Nfld. & Labrador

Government 'union busting' with library jobs, says CUPE

The president of the CUPE local representing library workers says the government is union busting.

Use of volunteers called 'a slap in the face' to library staff

Dawn Lahey of CUPE Local 2320, which represents library workers in Newfoundland and Labrador. (CUPE)

The union that represents library workers in Newfoundland and Labrador has accused the government of union busting.

Dawn Lahey heads up Local 2329 of the Canadian Union of Public Employees and speaks for more than 60 employees who will lose their jobs when 54 libraries close by 2017.

She responded Thursday to Education Minister Dale Kirby's announcement that he's working on finding ways to continue public access to school-based and some municipal libraries, in some cases using volunteers.

Lahey said replacing staff librarians with volunteers is an end-run around the union.

"Absolutely union busting. Absolutely. It's terrible," she said. "What a slap in the face to someone. Not only union busting, but it's a slap in the face to someone who's given their life to that library."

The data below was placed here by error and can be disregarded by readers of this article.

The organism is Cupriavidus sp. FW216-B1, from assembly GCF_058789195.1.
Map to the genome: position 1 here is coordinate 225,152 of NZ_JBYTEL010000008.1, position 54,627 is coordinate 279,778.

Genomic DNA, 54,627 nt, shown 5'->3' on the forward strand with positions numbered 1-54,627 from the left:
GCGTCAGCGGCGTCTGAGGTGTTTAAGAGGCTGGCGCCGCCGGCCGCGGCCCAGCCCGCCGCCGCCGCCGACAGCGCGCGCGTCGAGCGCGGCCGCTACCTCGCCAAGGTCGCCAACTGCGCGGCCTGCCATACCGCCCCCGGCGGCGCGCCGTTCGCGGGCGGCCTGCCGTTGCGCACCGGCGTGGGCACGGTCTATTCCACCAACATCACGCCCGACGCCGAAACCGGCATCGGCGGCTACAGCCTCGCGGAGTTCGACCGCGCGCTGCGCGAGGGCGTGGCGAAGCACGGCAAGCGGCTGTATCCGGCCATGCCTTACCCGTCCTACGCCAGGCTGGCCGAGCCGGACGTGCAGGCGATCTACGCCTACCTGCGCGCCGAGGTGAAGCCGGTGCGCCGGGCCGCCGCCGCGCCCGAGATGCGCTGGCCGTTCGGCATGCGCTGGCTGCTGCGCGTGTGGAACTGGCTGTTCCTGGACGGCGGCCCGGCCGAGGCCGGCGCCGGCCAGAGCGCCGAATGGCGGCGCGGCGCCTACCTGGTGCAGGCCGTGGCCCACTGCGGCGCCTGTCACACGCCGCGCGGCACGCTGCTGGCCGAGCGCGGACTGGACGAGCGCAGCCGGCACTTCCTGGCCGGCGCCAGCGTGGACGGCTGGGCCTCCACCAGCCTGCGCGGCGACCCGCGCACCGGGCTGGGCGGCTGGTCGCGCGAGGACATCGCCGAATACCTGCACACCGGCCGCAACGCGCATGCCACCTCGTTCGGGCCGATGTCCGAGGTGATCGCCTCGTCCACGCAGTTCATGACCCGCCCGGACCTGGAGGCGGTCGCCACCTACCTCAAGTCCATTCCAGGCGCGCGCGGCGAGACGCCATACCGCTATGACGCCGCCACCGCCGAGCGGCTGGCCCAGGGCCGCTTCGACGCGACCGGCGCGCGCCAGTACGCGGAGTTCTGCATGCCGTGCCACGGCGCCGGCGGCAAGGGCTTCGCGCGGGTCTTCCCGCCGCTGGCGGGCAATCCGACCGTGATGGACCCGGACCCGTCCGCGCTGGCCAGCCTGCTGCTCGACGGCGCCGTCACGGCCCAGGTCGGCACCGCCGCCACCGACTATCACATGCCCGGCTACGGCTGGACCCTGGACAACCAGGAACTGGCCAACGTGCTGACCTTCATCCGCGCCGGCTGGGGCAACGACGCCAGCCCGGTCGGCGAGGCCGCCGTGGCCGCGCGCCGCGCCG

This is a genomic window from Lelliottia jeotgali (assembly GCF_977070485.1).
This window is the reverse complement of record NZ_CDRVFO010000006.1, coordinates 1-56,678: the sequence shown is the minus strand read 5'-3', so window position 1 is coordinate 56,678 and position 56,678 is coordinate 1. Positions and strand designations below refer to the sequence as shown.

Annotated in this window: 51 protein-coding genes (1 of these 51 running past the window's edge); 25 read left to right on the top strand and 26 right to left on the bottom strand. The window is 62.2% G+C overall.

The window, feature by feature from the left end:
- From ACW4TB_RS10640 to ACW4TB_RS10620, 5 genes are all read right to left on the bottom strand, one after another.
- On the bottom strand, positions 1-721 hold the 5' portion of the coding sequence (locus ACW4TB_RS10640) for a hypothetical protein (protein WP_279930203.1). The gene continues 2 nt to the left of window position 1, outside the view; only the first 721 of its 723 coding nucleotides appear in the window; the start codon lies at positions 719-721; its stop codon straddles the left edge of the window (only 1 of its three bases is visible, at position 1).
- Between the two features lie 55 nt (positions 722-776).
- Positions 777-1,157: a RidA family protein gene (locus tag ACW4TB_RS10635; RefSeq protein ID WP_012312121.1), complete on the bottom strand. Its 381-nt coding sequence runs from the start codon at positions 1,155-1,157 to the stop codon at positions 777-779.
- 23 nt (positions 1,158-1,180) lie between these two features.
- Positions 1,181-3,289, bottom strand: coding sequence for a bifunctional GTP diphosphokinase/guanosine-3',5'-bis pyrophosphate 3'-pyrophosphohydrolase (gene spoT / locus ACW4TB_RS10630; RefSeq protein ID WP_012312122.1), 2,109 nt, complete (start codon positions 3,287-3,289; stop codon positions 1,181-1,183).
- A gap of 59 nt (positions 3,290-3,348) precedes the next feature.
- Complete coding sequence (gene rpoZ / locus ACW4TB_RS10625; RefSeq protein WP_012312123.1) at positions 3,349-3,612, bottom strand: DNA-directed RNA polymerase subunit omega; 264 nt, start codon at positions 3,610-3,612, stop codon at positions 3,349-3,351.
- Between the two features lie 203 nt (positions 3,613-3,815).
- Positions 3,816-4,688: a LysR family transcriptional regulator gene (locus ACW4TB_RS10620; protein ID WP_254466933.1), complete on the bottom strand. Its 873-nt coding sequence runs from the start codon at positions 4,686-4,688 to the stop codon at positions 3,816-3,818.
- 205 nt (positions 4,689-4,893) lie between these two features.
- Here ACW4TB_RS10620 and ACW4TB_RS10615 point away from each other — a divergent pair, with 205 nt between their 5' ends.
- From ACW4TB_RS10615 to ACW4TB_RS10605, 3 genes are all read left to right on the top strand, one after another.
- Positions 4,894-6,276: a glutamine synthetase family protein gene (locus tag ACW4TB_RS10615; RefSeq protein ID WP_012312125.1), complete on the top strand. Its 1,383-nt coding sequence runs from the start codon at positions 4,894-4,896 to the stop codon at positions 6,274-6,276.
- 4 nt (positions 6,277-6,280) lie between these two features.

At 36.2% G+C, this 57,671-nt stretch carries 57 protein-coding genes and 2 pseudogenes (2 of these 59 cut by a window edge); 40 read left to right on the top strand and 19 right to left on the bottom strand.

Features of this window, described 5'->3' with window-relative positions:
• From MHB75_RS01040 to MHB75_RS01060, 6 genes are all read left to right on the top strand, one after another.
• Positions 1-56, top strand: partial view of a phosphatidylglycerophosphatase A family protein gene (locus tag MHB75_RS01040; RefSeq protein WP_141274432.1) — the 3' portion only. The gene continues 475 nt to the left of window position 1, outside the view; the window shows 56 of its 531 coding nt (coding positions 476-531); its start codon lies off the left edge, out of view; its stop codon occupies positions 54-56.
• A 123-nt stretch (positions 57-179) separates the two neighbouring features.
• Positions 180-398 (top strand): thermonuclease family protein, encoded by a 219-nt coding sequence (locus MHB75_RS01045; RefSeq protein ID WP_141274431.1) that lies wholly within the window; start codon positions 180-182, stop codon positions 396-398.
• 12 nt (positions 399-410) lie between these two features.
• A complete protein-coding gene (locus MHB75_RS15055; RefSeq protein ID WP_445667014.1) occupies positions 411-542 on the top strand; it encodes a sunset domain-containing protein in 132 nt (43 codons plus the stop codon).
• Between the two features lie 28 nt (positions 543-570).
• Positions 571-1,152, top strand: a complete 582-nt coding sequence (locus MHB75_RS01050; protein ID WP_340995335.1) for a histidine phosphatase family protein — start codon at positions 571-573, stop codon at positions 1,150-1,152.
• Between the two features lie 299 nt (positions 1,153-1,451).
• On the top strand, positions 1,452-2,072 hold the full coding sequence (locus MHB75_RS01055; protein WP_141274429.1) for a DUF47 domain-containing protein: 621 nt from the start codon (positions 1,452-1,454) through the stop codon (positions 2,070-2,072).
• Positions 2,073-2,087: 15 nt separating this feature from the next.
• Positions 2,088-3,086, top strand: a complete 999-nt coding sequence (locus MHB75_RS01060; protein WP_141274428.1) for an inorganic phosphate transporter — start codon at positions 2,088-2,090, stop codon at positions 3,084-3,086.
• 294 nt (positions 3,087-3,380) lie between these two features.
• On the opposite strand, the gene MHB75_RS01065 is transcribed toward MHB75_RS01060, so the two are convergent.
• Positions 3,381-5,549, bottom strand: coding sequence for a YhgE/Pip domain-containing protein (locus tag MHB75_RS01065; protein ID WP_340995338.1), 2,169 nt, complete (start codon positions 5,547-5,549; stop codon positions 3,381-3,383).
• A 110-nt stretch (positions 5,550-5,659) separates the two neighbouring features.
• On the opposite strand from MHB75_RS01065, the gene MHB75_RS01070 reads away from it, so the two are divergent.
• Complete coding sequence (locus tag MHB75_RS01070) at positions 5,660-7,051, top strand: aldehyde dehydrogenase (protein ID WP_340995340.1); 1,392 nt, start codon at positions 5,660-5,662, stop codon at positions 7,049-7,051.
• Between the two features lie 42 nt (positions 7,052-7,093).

Kirby has said that the English School District will determine if there is an interest in maintaining a "minimum level" of library service. 

"Whether that would be a couple of evenings a week or something like that, where the people could come in and use internet services that are there."

Education Minister Dale Kirby has said that volunteers may be used to keep some school or community libraries open for a few hours a week. (CBC)

Kirby said staff who operate the school libraries and local volunteers would be the people likely asked to do the work.

He also said the government may offer some incentive for them to do so.

"We have volunteers at the local level, and maybe there are opportunities for small grants to hire students or people locally on a part-time basis to provide the service. There's lots of options being looked at," Kirby said.

​Lahey thinks the move would take the library system back nearly 40 years, when she started working in it.

She said staff were underpaid and there was rampant inequality between libraries and services across the province, and that will be happening again.


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